Step 6: Sell the property.
If the Court approves the partition action, you must coordinate a forced auction through the sheriff’s office (or the local equivalent). The sheriff accepts bids from the public and deeds the property to the new owner. Ensure that you adequately market the property prior to the auction. The sheriff will not do a good job of marketing the property. Preferably, use a real estate agent who understands the forced sale process. If only a few bidders show up at the auction, you may suffer a decrease in sale price.
Step 7: Divide the proceeds.
As a general rule, the sale proceeds are split according to ownership interests. If you own 10% of the property, you get 10% of the proceeds after deduction of fees and costs. Attorneys typically get paid from the proceeds as a cost of the action. However, the profit splits may change if one of the co-owners calls for an “accounting.” To put it simply, an accounting occurs when the Court evaluates the “burdens and benefits” of ownership, as discussed above. The Court “takes into account” each party’s level of investment and benefit, and if necessary, the Court adjusts profit splits to achieve a fair outcome. This adjustment process may not happen unless someone calls for an accounting.
How does the money get split?
Normally, the Court divides up the money in proportion to ownership interests. If you own 75% of record title, then you get 75% of sale proceeds. Attorney fees, realtor costs, and Court costs may reduced your share of profits.
But what if that’s not fair?
What if one owner pays the mortgage, taxes, and all expenses?
What if one owner invested lots of money in the property?
Certain factors can change the amount of money each owner receives from the sale, regardless of record title ownership. The profit splits can change based on “fairness” factors. Even if each person owns half of record title, one person might receive more than half of the money due to unequal sharing of property burdens or property benefits.
The process for adjusting money splits is often called an “accounting.” Each party can call for an accounting during the partition lawsuit. As part of the accounting, the Court “takes into account” each party’s level of investment in the property. How much did each party benefit from the property? How much did they spend? Crunch the numbers and determine the most equitable division of profits.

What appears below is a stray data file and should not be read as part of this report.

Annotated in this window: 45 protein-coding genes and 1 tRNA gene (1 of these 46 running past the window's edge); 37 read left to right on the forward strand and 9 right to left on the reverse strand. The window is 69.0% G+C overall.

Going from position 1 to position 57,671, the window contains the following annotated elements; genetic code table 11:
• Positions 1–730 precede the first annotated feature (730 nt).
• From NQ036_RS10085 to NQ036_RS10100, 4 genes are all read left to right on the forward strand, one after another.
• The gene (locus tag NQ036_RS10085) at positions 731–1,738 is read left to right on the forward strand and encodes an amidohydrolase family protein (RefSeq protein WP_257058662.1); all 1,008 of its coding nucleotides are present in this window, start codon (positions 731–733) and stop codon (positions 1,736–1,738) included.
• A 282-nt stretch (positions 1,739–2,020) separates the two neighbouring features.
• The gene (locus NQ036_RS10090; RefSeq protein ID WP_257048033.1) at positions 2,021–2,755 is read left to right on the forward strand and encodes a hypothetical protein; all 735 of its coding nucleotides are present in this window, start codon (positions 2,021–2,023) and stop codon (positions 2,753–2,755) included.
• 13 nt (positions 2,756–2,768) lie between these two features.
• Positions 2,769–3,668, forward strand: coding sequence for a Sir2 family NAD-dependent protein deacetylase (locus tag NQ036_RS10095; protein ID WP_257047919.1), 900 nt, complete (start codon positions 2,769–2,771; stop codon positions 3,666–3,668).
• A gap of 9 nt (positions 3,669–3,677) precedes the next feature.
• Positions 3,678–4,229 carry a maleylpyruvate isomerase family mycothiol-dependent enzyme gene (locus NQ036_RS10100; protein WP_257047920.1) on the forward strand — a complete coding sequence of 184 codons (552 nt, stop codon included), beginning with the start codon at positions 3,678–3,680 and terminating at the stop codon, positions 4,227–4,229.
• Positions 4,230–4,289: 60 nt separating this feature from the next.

Before calling for an accounting, keep in mind that an accounting costs money. Fighting over numbers costs lots of attorney fees. The attorneys probably get paid from the sale proceeds. So, if you spend several thousand in attorney fees to get an extra 10% of the profits, your extra profit might get eaten up by your extra attorney fees. Don’t call for an accounting unless the accounting significantly increases your share of profits.
Can Siblings Force the Sale of Inherited Property?
Yes, siblings (or other co-owners) can force the sale of inherited property via a partition action or lawsuit. If you are dealing with this situation, you should understand the legal rules and pitfalls surrounding forced sales and partition actions. This article provides a thorough overview.
Are there any special rules for forced sales involving siblings or inherited property? Generally, the same rules apply to jointly owned inheritance property as to any jointly owned property. So, the bulk of this article should apply to a sibling situation. That said, family dynamics and family history can play crucial role with respect to negotiation and division of proceeds.
During the negotiation phase before a lawsuit has been filed, it is critical to account for the emotions of all co-owners. Do not expect rational emotions or logical decisions in the wake of a loved one’s death. When approaching co-owners with a solution, start with their emotions, motivations, and desires, and work from there.
If you have to compromise beyond what is "fair" to achieve a solution, then by all means, do it. When it comes to family matters, an imperfect but voluntary solution is almost always better than a lawsuit.
But, if a lawsuit becomes unavoidable, remember that the family history can play a role in how the court doles out money from the forced sale of a jointly owned property. Within families, money, services, and property often change hands without adequate documentation. When it comes time to divide the money, the unwritten details may surface and impact the court’s decision about what is fair.
Can Divorced Spouses Force a Sale?
Yes, a divorce spouse can force a sale via partition if necessary. When the romantic relationship dies, the co-ownership relationship likely dies along with it. One party moves out, and the remaining party assumes control of the property and full responsibility for the mortgage. But what if they stop paying the mortgage? Maybe the occupant agreed to pay the mortgage, but the party who moved out is still equally responsible for the loan. So, if the occupant stops paying, the absent party will take a credit hit. If the occupant refuses to sell voluntarily, the only option may be a forced sale.